Making John Redmond ‘the Irish [Louis] Botha’: The Dominion Dimensions of the Anglo-Irish Settlement, c. 1906–1922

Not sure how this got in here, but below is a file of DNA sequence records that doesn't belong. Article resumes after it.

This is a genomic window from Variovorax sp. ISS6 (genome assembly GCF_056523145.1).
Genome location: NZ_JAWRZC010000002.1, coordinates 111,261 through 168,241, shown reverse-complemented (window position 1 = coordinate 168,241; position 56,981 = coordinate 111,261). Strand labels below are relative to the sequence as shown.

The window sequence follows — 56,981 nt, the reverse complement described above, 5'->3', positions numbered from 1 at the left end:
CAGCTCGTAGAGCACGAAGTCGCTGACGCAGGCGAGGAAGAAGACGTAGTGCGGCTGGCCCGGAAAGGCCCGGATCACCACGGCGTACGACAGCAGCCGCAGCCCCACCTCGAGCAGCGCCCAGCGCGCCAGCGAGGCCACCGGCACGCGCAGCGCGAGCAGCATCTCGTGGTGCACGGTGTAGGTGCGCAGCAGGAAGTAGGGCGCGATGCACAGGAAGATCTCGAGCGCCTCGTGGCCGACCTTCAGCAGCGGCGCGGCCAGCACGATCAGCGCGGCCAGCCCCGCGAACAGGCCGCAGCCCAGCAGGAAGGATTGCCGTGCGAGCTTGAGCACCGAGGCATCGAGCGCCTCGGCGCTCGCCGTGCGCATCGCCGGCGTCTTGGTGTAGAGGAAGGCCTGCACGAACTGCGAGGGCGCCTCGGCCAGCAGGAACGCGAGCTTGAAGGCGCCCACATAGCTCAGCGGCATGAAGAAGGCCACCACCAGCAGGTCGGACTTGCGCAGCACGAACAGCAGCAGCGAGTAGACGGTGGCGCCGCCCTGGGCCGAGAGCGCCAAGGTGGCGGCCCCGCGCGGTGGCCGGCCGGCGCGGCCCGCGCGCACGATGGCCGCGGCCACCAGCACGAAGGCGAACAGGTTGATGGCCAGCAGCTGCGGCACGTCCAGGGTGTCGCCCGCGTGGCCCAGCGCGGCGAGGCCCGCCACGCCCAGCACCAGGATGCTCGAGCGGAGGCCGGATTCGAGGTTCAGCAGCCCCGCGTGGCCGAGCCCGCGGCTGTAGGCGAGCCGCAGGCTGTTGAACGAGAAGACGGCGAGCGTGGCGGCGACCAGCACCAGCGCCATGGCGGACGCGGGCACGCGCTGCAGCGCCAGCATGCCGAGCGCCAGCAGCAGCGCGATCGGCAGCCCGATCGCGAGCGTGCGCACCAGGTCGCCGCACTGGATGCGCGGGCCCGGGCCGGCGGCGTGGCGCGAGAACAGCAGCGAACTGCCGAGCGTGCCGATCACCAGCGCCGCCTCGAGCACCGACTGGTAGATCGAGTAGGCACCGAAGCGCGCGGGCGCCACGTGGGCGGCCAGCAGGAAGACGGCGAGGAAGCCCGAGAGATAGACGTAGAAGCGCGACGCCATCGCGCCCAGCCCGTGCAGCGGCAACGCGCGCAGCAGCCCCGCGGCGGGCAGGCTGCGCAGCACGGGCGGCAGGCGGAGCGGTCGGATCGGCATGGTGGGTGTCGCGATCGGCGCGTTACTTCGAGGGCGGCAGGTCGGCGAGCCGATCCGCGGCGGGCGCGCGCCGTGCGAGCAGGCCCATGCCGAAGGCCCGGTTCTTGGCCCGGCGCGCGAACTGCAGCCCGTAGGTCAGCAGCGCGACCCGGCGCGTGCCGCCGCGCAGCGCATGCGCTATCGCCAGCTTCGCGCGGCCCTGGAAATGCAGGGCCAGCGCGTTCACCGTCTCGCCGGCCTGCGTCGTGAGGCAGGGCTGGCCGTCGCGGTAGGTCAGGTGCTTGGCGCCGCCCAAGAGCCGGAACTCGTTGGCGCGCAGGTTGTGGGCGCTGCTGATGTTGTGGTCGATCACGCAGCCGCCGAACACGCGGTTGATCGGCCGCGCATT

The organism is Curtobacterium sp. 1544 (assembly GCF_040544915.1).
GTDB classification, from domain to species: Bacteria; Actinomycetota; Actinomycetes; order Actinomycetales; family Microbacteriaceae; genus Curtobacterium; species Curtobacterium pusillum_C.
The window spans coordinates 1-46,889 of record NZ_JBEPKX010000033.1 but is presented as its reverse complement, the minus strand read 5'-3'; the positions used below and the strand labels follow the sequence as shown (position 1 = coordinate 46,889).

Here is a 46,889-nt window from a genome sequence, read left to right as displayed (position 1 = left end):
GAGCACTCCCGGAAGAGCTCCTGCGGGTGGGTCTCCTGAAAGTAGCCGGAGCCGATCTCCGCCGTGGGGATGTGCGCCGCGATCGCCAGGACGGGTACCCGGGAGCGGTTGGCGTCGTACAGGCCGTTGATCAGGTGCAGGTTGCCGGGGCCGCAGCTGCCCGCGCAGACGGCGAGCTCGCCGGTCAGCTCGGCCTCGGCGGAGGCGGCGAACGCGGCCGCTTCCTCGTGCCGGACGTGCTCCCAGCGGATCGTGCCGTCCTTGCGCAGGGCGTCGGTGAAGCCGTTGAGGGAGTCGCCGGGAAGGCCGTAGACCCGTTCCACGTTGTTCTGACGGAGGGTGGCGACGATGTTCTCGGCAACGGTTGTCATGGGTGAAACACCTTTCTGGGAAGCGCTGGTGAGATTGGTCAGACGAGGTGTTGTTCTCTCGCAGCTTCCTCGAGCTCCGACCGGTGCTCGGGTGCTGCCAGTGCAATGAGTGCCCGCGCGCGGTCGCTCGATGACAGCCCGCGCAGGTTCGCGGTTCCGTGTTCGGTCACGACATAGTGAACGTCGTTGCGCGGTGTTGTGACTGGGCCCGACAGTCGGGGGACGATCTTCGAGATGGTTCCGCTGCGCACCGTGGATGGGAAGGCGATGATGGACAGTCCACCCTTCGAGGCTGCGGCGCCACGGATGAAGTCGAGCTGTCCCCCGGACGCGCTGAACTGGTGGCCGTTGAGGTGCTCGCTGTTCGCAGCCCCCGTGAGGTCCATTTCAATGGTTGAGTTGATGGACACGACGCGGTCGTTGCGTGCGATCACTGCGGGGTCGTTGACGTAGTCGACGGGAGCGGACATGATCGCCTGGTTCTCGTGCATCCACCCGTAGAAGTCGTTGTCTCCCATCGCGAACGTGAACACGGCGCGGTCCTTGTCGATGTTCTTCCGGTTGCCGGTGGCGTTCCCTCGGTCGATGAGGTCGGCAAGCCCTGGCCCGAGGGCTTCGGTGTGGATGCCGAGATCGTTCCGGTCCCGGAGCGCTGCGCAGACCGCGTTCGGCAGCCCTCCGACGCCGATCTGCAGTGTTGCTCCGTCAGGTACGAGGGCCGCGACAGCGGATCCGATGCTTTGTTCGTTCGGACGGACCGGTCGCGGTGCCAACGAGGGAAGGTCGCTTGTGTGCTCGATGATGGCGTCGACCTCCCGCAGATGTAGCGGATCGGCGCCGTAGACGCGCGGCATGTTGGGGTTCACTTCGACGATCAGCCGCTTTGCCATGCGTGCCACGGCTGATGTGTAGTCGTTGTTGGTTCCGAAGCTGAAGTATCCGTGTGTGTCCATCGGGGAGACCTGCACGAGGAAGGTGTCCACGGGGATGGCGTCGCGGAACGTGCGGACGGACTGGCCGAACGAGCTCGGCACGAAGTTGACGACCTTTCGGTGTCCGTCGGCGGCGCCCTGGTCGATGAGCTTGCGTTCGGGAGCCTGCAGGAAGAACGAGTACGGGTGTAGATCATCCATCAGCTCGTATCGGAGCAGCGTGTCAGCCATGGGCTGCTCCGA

Colonial analogies profoundly informed debates about Irish self-government. William Gladstone drew on the precedent of Canada. Cecil Rhodes was substantially responsible for ensuring continuing Irish representation at Westminster in the second Home Rule Bill. In 1899–1902, nationalists were inspired by Boer resistance, while the imperialism of Ulster unionism was strengthened. Nationalists were encouraged by the restoration of responsible government to the former Boer republics, which led to calls to ‘make [John] Redmond an Irish Botha’ and government attempts to resolve the problem of Irish nationalism based on examples of what were thought to be similarly bicultural ‘white’ societies. The guerrilla struggle that followed drew on Boer precedents. General Jan Smuts helped to bring about the Truce. In 1922, Ireland acquired the dominion status of Canada.